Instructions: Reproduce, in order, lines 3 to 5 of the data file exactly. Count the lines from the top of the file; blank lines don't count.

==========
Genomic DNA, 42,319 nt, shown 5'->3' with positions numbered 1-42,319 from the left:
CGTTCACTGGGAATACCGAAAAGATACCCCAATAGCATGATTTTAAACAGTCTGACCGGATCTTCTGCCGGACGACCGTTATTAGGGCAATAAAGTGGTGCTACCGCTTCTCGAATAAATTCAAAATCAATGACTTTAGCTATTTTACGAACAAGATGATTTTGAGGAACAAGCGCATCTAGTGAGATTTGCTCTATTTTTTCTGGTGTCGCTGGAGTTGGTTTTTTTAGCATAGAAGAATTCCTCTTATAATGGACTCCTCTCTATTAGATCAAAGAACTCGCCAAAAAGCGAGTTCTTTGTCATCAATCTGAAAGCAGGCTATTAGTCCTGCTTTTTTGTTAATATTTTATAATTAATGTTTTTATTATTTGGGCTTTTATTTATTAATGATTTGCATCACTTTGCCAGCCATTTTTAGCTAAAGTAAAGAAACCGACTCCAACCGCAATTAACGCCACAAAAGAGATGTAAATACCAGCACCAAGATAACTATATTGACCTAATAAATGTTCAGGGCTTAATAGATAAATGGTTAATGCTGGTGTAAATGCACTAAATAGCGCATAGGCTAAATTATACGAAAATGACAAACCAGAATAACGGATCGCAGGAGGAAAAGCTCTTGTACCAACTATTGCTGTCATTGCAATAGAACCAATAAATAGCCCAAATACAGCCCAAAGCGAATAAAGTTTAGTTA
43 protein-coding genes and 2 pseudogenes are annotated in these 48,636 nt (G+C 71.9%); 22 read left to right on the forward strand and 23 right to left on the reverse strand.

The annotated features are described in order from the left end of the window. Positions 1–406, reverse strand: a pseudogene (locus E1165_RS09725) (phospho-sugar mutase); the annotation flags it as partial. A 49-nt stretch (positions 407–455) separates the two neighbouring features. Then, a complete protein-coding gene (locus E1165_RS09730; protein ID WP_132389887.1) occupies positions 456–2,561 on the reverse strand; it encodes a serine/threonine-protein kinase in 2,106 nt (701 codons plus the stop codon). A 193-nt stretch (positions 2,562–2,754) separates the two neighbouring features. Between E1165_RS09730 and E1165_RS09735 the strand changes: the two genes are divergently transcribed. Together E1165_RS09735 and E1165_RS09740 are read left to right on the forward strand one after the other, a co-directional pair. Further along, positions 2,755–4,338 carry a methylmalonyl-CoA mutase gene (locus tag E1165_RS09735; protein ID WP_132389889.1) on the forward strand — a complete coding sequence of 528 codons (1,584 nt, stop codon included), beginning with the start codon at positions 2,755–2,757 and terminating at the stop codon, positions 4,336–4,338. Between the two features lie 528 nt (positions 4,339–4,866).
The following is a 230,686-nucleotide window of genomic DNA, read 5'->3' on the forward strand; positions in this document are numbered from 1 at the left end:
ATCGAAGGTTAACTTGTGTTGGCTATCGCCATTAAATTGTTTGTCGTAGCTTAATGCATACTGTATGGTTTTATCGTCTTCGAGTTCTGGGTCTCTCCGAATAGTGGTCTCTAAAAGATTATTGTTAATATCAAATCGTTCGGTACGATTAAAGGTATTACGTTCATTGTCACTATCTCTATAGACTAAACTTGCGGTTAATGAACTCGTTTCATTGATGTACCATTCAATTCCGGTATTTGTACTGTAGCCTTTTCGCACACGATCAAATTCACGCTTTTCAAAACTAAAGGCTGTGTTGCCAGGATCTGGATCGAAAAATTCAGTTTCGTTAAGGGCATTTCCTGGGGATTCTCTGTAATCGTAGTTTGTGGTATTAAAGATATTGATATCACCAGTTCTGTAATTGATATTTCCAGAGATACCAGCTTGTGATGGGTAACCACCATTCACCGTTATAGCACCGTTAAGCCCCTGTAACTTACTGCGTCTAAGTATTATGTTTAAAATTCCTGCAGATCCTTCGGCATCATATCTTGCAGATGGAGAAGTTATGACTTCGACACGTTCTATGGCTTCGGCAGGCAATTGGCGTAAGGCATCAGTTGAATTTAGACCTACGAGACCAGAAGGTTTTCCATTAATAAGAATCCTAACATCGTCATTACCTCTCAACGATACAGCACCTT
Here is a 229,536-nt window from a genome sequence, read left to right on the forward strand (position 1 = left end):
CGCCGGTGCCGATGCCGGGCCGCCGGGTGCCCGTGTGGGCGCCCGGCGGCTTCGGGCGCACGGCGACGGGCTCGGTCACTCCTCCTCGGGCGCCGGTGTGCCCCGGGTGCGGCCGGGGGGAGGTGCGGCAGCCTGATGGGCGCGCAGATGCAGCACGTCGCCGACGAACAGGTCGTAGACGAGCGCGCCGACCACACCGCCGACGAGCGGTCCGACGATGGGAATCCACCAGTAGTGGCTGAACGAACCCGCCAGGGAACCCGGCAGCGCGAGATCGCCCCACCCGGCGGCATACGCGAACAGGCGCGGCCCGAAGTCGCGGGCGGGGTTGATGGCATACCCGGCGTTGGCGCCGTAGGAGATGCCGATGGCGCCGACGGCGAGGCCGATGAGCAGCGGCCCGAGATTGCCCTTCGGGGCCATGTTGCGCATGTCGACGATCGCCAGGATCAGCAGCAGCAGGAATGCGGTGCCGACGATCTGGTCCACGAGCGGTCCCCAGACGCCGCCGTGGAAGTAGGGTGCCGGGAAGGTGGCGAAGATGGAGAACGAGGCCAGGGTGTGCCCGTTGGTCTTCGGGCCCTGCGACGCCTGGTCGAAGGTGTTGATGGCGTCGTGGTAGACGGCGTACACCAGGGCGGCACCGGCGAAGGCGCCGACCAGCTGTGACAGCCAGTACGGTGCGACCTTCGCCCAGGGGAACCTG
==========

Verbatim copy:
43 protein-coding genes and 2 pseudogenes are annotated in these 48,636 nt (G+C 71.9%); 22 read left to right on the forward strand and 23 right to left on the reverse strand.

The annotated features are described in order from the left end of the window. Positions 1–406, reverse strand: a pseudogene (locus E1165_RS09725) (phospho-sugar mutase); the annotation flags it as partial. A 49-nt stretch (positions 407–455) separates the two neighbouring features. Then, a complete protein-coding gene (locus E1165_RS09730; protein ID WP_132389887.1) occupies positions 456–2,561 on the reverse strand; it encodes a serine/threonine-protein kinase in 2,106 nt (701 codons plus the stop codon). A 193-nt stretch (positions 2,562–2,754) separates the two neighbouring features. Between E1165_RS09730 and E1165_RS09735 the strand changes: the two genes are divergently transcribed. Together E1165_RS09735 and E1165_RS09740 are read left to right on the forward strand one after the other, a co-directional pair. Further along, positions 2,755–4,338 carry a methylmalonyl-CoA mutase gene (locus tag E1165_RS09735; protein ID WP_132389889.1) on the forward strand — a complete coding sequence of 528 codons (1,584 nt, stop codon included), beginning with the start codon at positions 2,755–2,757 and terminating at the stop codon, positions 4,336–4,338. Between the two features lie 528 nt (positions 4,339–4,866).
The following is a 230,686-nucleotide window of genomic DNA, read 5'->3' on the forward strand; positions in this document are numbered from 1 at the left end: